In BriefNew research that combined the works of scientists from the U.S. and Russia has led to the development of a synthetic material that can produce hydrogen meant for fuel use more efficiently. All they needed was sunlight and some lipids.
Perhaps among all clean energy alternatives, nothing can be as clean as hydrogen. Burning hydrogen in fuel cells produces only water as a byproduct. In that sense, it’s also truly renewable. Yet, manufacturing hydrogen fuel cells on a larger scale hasn’t been that easy, primarily because fuel cells require rather complex and, until recently, expensive materials.
A team of researchers working at the Argonne National Laboratory in Illinois, together with scientists from the Moscow Institute of Physics and Technology (MIPT), have discovered an alternative way of producing hydrogen as fuel. The key is to produce hydrogen from water using a combination of sunlight and photosensitive lipids. Their work was published in the journal ACS Nano.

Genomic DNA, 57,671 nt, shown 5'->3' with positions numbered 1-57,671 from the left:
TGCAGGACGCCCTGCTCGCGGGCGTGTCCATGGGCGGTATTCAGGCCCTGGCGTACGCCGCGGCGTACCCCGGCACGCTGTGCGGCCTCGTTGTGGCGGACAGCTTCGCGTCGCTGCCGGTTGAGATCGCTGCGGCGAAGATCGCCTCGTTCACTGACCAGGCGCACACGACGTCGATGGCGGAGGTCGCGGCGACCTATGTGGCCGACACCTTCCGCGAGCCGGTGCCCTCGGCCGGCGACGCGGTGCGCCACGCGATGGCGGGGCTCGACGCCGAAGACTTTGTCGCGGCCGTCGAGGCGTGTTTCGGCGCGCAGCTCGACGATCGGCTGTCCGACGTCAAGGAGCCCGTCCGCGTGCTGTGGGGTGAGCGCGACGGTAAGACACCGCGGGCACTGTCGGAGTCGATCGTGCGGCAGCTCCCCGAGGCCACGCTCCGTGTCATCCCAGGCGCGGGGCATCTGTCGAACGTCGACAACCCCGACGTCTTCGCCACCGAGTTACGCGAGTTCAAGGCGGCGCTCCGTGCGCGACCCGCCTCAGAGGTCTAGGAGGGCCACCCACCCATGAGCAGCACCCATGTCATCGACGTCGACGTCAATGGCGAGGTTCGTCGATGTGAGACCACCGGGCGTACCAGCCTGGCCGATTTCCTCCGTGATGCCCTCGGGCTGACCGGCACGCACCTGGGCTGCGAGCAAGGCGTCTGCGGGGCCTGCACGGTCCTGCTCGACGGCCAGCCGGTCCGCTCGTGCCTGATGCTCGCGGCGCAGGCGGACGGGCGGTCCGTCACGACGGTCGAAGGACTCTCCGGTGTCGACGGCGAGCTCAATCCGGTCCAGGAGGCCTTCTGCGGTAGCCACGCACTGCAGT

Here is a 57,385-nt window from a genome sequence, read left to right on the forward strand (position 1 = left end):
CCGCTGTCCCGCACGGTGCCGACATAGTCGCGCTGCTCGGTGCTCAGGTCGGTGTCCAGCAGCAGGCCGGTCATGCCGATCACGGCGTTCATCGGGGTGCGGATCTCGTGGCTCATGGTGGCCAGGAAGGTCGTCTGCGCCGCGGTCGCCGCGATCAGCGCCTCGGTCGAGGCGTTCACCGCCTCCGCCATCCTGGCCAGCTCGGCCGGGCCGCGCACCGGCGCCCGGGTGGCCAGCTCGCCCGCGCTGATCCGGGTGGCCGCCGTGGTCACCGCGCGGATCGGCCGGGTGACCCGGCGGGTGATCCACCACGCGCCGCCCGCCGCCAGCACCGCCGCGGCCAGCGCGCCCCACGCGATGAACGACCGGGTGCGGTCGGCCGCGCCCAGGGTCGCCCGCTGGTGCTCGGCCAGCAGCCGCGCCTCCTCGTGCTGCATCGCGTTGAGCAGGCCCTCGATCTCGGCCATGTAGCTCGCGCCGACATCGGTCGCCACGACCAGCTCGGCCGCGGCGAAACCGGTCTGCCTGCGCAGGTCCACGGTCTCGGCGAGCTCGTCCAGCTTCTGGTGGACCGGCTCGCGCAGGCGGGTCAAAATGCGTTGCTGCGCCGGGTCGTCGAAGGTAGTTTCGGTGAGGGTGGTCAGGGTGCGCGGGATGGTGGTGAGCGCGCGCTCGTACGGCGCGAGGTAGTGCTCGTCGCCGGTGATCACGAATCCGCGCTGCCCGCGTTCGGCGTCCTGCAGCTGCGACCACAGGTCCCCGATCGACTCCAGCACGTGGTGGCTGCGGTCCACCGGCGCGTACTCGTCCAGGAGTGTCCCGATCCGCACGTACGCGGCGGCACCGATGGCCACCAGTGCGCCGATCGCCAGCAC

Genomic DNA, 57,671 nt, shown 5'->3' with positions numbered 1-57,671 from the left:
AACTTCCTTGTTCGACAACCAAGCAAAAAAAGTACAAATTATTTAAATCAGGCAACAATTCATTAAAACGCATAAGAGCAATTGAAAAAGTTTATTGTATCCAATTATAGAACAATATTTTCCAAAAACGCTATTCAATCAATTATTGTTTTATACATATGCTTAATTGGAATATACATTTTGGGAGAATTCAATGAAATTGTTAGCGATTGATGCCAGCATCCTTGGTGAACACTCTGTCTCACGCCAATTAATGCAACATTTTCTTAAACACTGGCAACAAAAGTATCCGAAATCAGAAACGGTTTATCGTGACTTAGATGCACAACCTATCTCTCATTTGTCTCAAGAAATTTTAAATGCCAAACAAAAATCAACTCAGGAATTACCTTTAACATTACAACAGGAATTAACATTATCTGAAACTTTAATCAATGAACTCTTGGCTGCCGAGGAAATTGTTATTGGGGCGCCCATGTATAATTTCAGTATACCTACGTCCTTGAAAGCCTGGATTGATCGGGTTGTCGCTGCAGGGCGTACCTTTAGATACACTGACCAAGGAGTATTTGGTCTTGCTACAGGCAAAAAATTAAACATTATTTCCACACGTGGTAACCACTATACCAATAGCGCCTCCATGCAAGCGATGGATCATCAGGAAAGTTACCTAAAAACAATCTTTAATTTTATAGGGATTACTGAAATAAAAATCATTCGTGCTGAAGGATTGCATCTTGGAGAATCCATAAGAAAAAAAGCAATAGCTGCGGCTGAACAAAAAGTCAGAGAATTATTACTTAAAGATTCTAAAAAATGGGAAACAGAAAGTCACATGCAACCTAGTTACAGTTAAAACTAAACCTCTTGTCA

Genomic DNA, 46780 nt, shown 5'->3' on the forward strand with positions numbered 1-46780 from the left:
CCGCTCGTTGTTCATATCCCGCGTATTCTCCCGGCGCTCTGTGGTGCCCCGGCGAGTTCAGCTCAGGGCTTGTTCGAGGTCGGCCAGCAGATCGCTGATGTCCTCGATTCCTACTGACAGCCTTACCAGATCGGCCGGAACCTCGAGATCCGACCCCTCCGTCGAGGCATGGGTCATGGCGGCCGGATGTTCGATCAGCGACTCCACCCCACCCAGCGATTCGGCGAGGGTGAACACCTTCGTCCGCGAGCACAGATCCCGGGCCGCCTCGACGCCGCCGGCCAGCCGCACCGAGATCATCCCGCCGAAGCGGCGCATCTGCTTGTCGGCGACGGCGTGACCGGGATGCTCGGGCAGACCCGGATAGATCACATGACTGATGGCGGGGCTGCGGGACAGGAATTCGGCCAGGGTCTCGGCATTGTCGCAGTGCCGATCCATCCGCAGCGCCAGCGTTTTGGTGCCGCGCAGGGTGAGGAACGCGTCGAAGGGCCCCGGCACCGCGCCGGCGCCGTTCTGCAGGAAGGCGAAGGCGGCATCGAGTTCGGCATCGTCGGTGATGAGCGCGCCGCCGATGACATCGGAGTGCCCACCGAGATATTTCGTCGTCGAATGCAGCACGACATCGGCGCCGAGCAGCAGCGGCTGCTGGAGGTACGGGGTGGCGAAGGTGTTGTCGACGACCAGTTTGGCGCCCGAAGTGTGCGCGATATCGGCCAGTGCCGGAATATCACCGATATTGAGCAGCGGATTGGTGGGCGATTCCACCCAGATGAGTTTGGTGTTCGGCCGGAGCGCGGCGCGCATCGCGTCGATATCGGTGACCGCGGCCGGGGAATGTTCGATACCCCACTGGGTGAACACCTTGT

From Water and Sunlight
This new research offers a potentially more efficient and cost-effective way of producing hydrogen fuel. Accordingly, it’s possible to get hydrogen from water through solar power, using special compounds like titanium dioxide to act as photocatalysts. The U.S. and Russian team of researchers inserted a photosensitive protein into nanodiscs — made from circular fragments of cell membrane composed of a lipid bilayer — to mimic a natural cell membrane called bacteriorhodopsin.